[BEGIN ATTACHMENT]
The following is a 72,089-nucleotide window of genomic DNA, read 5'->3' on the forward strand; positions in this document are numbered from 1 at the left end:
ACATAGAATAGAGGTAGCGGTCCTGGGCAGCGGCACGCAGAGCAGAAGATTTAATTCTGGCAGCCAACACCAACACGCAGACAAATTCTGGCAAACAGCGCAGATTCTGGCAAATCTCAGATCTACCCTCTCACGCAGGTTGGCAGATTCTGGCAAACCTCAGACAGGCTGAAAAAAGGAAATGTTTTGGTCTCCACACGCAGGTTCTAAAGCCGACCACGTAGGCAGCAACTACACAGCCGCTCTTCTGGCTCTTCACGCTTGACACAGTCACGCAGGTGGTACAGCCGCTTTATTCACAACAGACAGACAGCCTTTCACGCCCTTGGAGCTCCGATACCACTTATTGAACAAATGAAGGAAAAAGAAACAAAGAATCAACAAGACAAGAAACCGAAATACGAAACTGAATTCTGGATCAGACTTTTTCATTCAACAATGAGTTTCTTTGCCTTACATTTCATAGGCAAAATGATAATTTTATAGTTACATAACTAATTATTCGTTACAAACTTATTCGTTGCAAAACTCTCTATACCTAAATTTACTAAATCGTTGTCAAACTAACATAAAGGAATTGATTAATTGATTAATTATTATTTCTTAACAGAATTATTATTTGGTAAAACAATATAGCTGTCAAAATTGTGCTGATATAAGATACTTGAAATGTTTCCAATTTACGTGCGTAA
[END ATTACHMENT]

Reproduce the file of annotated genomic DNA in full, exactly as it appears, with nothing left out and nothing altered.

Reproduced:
The following is a 72,089-nucleotide window of genomic DNA, read 5'->3' on the forward strand; positions in this document are numbered from 1 at the left end:
ACATAGAATAGAGGTAGCGGTCCTGGGCAGCGGCACGCAGAGCAGAAGATTTAATTCTGGCAGCCAACACCAACACGCAGACAAATTCTGGCAAACAGCGCAGATTCTGGCAAATCTCAGATCTACCCTCTCACGCAGGTTGGCAGATTCTGGCAAACCTCAGACAGGCTGAAAAAAGGAAATGTTTTGGTCTCCACACGCAGGTTCTAAAGCCGACCACGTAGGCAGCAACTACACAGCCGCTCTTCTGGCTCTTCACGCTTGACACAGTCACGCAGGTGGTACAGCCGCTTTATTCACAACAGACAGACAGCCTTTCACGCCCTTGGAGCTCCGATACCACTTATTGAACAAATGAAGGAAAAAGAAACAAAGAATCAACAAGACAAGAAACCGAAATACGAAACTGAATTCTGGATCAGACTTTTTCATTCAACAATGAGTTTCTTTGCCTTACATTTCATAGGCAAAATGATAATTTTATAGTTACATAACTAATTATTCGTTACAAACTTATTCGTTGCAAAACTCTCTATACCTAAATTTACTAAATCGTTGTCAAACTAACATAAAGGAATTGATTAATTGATTAATTATTATTTCTTAACAGAATTATTATTTGGTAAAACAATATAGCTGTCAAAATTGTGCTGATATAAGATACTTGAAATGTTTCCAATTTACGTGCGTAA